Feeds

Oftel should consider splitting BT in two say MPs

UK hits 500,000 broadband milestone

  • alert
  • submit to reddit

Next gen security for virtualised datacentres

An influential group of MPs has called on telecoms regulator Oftel to study proposals for the break-up of BT.

A report by the Select Committee on Culture, Media and Sport yesterday highlighted a proposal from Cable & Wireless that BT's network business should be split from its other services.

If this were to happen it's argued that it would ensure free and fair competition between service retailers and encourage further price cuts.

The MPs also hit out at the regulator over the progress being made on establishing a competitive marketplace for broadband in the UK.

Said the committee: "We recommend that Oftel, and OFCOM when it takes over the responsibilities of Oftel in due course, should take serious note of criticisms of its effectiveness in establishing a competitive UK market for broadband and follow up with remedial action - taking account of the proposal to require BT's network to stand on its own as a distinct business."

A spokesman for BT dismissed the idea, saying there was no reason why its business model should be changed.

The MPs' critical report coincides with news that there are now more than 500,000 broadband connections in the UK.

In an upbeat assessment of broadband in the UK Oftel claims that with more than 20,000 broadband connections a week, the current level of growth outstrips the equivalent demand for mobile phones and dial-up Internet when they were first introduced.

And despite criticisms by the Select Committee Oftel maintains that the UK has more competition at both network and service levels than many European countries.

Oftel boss David Edmonds said that Oftel had taken action to create competition at all levels of the broadband market

"Competition has resulted in growing take up rates and falling prices.

"Oftel has promoted competition between different networks and different service providers to ensure consumers get a wide range of choice and prices," he said. ®

5 things you didn’t know about cloud backup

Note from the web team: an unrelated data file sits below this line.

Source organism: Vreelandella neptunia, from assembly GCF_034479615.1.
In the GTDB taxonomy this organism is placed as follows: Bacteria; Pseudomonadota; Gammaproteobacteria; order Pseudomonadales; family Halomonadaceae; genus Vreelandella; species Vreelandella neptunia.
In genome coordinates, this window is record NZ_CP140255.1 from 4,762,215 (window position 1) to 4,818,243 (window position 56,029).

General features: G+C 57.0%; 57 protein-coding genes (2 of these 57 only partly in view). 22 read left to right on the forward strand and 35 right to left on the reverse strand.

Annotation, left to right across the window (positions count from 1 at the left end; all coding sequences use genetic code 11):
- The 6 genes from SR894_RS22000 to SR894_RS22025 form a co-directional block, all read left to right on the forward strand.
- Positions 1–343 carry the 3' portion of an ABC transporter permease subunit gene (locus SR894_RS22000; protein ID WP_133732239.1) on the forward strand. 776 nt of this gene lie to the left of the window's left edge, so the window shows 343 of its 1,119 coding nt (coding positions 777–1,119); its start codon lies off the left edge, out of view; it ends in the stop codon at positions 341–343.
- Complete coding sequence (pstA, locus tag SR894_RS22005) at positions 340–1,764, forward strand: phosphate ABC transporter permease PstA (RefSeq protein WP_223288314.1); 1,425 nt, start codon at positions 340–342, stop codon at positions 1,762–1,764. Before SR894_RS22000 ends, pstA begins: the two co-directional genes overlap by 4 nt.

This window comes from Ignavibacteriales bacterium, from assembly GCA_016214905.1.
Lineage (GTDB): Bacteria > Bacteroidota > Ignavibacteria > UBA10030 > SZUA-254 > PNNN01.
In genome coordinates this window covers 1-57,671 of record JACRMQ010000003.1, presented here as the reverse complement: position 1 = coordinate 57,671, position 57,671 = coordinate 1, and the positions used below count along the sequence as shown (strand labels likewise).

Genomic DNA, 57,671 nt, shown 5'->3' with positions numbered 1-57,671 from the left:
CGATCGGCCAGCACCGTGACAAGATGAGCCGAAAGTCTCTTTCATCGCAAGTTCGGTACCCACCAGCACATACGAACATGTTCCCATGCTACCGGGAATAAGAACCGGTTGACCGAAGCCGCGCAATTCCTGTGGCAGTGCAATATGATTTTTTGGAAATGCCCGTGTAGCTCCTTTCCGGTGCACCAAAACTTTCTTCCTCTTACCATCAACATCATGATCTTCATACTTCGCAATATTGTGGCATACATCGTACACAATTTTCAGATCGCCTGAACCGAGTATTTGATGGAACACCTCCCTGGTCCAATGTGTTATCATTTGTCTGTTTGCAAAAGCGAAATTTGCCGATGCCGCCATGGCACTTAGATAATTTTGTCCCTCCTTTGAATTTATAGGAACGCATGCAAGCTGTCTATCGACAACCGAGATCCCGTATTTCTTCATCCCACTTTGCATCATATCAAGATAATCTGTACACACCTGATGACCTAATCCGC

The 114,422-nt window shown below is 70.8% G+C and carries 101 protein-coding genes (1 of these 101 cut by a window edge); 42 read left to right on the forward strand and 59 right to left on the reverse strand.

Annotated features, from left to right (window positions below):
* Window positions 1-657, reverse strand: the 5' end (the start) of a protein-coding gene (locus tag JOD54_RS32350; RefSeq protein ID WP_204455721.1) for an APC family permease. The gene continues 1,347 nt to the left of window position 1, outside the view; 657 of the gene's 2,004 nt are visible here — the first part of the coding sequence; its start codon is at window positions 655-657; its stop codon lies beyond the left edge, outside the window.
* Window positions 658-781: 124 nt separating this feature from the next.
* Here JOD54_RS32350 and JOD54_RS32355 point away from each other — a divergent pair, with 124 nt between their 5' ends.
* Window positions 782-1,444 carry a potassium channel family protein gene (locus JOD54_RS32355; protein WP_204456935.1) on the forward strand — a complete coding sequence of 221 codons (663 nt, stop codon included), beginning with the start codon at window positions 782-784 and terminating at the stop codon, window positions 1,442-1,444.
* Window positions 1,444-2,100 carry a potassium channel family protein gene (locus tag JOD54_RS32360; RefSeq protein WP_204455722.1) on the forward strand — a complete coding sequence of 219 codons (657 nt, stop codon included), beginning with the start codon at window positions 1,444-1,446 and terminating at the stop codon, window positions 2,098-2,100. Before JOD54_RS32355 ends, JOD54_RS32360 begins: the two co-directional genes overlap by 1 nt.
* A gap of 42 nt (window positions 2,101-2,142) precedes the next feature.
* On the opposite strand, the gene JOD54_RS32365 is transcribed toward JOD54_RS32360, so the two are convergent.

More from The Register

next story
The Return of BSOD: Does ANYONE trust Microsoft patches?
Sysadmins, you're either fighting fires or seen as incompetents now
Oracle reveals 32-core, 10 BEEELLION-transistor SPARC M7
New chip scales to 1024 cores, 8192 threads 64 TB RAM, at speeds over 3.6GHz
Docker kicks KVM's butt in IBM tests
Big Blue finds containers are speedy, but may not have much room to improve
US regulators OK sale of IBM's x86 server biz to Lenovo
Now all that remains is for gov't offices to ban the boxes
Gartner's Special Report: Should you believe the hype?
Enough hot air to carry a balloon to the Moon
Flash could be CHEAPER than SAS DISK? Come off it, NetApp
Stats analysis reckons we'll hit that point in just three years
Dell The Man shrieks: 'We've got a Bitcoin order, we've got a Bitcoin order'
$50k of PowerEdge servers? That'll be 85 coins in digi-dosh
prev story

Whitepapers

Endpoint data privacy in the cloud is easier than you think
Innovations in encryption and storage resolve issues of data privacy and key requirements for companies to look for in a solution.
Implementing global e-invoicing with guaranteed legal certainty
Explaining the role local tax compliance plays in successful supply chain management and e-business and how leading global brands are addressing this.
Top 8 considerations to enable and simplify mobility
In this whitepaper learn how to successfully add mobile capabilities simply and cost effectively.
Solving today's distributed Big Data backup challenges
Enable IT efficiency and allow a firm to access and reuse corporate information for competitive advantage, ultimately changing business outcomes.
Reg Reader Research: SaaS based Email and Office Productivity Tools
Read this Reg reader report which provides advice and guidance for SMBs towards the use of SaaS based email and Office productivity tools.